By Brandon Moseley
Alabama Political Reporter
Congresswoman Martha Roby (R) from Montgomery in an email to constituents said that it is time to reduce the federal government’s role in education because it isn’t working and promoted her Student Success Act as the solutions.
Representative Roby said,
“Like most parents, I believe we need excellent teachers in every classroom and inspired administrators in every school. But even the most gifted educator can be hamstrung by overreaching mandates and federal red tape. This top-down, ‘Washington-knows-best’ approach to education isn’t working, and it’s time to reduce the federal footprint in education.”
Rep. Roby said that the Student Success Act: “Would restore local control, support more effective teachers, and empower parents.” Roby said that the bill is expected to be up for a vote in the U.S. House of Representatives next week. Rep. Roby said, “I’m proud to have played a part in advancing this legislation, which includes language important to Alabama affirming the authority of states to determine curricula and set standards free from the coercive influence of the federal government.”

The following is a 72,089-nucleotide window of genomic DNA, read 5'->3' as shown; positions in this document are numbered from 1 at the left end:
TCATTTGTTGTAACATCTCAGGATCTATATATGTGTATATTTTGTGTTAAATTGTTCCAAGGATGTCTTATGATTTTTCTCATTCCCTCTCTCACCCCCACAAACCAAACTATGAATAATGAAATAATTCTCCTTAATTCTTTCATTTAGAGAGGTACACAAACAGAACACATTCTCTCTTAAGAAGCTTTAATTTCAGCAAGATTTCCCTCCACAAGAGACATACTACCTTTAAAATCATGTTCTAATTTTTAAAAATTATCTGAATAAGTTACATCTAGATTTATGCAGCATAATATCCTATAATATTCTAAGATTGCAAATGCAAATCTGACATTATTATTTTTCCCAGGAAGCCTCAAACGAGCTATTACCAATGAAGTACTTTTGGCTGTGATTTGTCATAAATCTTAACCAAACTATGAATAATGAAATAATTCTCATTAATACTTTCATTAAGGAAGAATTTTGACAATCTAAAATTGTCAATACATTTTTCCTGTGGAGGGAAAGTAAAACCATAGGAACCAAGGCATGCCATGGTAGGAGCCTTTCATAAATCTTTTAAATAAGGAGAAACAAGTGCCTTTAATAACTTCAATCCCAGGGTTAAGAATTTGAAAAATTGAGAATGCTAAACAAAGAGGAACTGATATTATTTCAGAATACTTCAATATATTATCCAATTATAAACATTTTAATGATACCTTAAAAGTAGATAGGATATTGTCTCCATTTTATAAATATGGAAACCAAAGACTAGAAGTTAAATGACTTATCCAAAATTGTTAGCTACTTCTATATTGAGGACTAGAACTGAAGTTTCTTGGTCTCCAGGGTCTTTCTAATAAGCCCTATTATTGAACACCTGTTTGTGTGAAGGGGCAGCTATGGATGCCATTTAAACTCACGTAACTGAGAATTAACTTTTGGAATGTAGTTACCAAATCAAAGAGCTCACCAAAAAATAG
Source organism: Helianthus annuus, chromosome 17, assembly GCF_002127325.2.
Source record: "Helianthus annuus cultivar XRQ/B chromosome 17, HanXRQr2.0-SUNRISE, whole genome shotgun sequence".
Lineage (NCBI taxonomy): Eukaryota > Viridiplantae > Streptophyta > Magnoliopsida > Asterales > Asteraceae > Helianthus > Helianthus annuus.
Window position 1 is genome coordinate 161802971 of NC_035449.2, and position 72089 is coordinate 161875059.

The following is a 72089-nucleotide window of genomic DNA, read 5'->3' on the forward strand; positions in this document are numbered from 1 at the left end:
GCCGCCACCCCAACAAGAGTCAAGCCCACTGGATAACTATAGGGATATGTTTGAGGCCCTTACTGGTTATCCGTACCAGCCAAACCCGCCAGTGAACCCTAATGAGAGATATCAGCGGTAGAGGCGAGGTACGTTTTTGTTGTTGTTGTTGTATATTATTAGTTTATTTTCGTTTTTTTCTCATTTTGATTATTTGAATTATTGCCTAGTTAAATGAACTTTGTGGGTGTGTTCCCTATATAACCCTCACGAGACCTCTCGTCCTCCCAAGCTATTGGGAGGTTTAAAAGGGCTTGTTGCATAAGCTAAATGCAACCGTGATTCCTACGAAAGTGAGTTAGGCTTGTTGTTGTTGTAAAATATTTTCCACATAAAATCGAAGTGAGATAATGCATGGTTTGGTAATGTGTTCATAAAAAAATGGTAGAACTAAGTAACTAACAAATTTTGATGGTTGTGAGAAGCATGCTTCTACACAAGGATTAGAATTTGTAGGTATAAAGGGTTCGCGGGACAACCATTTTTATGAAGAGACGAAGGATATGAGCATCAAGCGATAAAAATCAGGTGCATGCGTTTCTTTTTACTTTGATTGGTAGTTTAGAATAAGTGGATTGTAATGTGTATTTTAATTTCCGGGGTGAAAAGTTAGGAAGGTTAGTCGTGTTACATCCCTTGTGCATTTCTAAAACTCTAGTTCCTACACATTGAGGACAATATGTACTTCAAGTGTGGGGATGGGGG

Roby wrote in the email that the legislation would also: returns responsibility for student achievement to local leaders, repeals the “AYP” program from the Bush era No Child Left Behind Act, supports local efforts to measure teacher effectiveness instead of a one-size-fits-all approach, and creates funding flexibility for local and state school systems, while consolidating a number of existing K-12 federal government programs.
Even if the Student Success Act is passed by the U.S. House of Representatives it faces an uncertain future in the U.S. Senate where Democratic Majority Leader Harry Reid is allowing very few bills from the Republican controlled House to come to the floor of the Senate for a vote,
Many conservatives in Alabama are upset with the Common Core standards that have been adopted by the state of Alabama and are concerned that more and more education decisions are being made in Washington rather than in the state, which constitutionally is a state power.
Congresswoman Martha Roby represents Alabama’s Second Congressional District.